On the other hand, is it entirely fair to blame an institution for those who betray its mission? Do we close the local constabulary because there are bad cops on the take? Or ban libraries because not enough good books are being read? Of course not. Then why should we punish the Church for the sinfulness of its members? Especially not when the survival of the things we value most, like the Mass and the Sacraments, depend upon the maintenance of that very institution which we are so inclined to revile. Go ahead and jettison all that you find odious and unjust. And when you’ve succeeded in completely leveling the thing for its many iniquities, where will you then go to hear God’s Word proclaimed, his Sacraments celebrated? It is not the Secular State that can guarantee the things we love, but the Catholic Church. It is the institution alone whose exercise of authority upholds the standards we observe, including those we invoke in order to punish great big bishops and cardinals. Or, sounding the very source and summit of the Church’s life, the presence of Christ in the Eucharist, which only a validly ordained priest can confect.
Have we perhaps gotten hold of the wrong end of the stick here? I mean, when the Church is seen through an institutional prism only, it is awfully easy to find fault with anything; in fact, a reductionism of that sort is interested only in the parts, particularly when they mal-function. But what if the Church were not finally an institution at all, but a Woman, She who is both Virgin and Mother, who in the purity and simplicity of her response to grace, to God, is Mary Immaculate? Under that sublime aspect, it is not so easy to hate the Church.
“Christ warns us that we must answer for what we have received,” writes Francois Mauriac. “When it is himself we have received, what shall we not have to answer for?” How the web of complicity is widened now! In other words, it is too easy to demonize bad priests who trash their vows. How much harder to hold all the baptized accountable for the evil that we do. No one who belongs to the Body of Christ will be given a free pass into Paradise. That should at least keep us from becoming pharisaical, which has got to be a good thing.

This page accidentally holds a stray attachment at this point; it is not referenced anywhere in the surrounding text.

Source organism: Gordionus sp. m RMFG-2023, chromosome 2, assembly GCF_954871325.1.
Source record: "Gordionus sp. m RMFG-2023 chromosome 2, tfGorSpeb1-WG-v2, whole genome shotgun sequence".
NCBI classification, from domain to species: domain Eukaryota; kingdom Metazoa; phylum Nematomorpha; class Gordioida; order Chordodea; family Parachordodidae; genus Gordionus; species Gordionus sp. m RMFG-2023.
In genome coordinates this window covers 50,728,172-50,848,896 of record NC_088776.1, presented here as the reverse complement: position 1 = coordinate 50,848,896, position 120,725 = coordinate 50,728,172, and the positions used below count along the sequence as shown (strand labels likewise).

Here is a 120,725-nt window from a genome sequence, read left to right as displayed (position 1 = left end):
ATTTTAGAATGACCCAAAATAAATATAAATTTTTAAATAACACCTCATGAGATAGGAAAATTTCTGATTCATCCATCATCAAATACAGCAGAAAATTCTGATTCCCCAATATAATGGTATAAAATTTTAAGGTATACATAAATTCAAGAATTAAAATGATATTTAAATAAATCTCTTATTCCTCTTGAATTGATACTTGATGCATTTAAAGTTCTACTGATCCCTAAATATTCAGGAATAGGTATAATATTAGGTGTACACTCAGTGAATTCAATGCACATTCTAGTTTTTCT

I cherish the reply Flannery O’Connor once gave to a friend who, appalled by the shortcomings of the Church she had just joined, resolved to take leave of it altogether. “The Church is the only thing that is going to make the terrible world we are coming to endurable,” she snapped. “The only thing that makes the Church endurable is that she is somehow the Body of Christ and on this Body we are fed.”
Please note that Miss O’Connor did not dispute the fact that the human face of the Church is something all our sins have helped disfigure. Only that we mustn’t wrest from the evidence of so much weakness and sin the conclusion that God cannot use crooked pencils to write straight lines. That would be a counsel of despair.
Here one thinks of the famous refusal of the sainted Francis of Assisi to condemn the fallen priest whom an irate group of churchgoers had accosted for his repeated infidelities. What did Francis do? Falling to his knees to kiss the hands of the suspect priest, he exclaimed: “I do not know if this man is a sinner or not. But I do know that in this world, I see nothing of my Lord Jesus Christ, except for His Body and Blood, which he consecrates and gives to me. I do not judge priests, because I receive life from my Lord through them.”
Unless we see the Church as having truly begun with Mary, in whose blessed womb the Word first took on flesh, we shall not see her as God’s sees her. Not that we shut our eyes to the awfulness of what is happening around us (indeed, how can we when the media report it so gleefully?), anymore than God himself did, who, after all, suffered his Son’s flesh to be flayed and crucified so as to redeem it. What else then is the Eucharist if not evidence of God’s love for a fallen world, a world hungry for such wholeness that he will break himself to become its bread?
Editor’s note: The image above is taken from a deposition conducted by the Los Angeles court in January 2010.
The views expressed by the authors and editorial staff are not necessarily the views of
Sophia Institute, Holy Spirit College, or the Thomas More College of Liberal Arts.
By Regis Martin
Regis Martin is Professor of Theology at the Franciscan University of Steubenville. He earned a licentiate and a doctorate in sacred theology from the Pontifical University of St. Thomas Aquinas in Rome. Martin is the author of a number of books, including, most recently, Still Point: Loss, Longing, and Our Search for God (2012). He resides in Steubenville, Ohio, with his wife and ten children.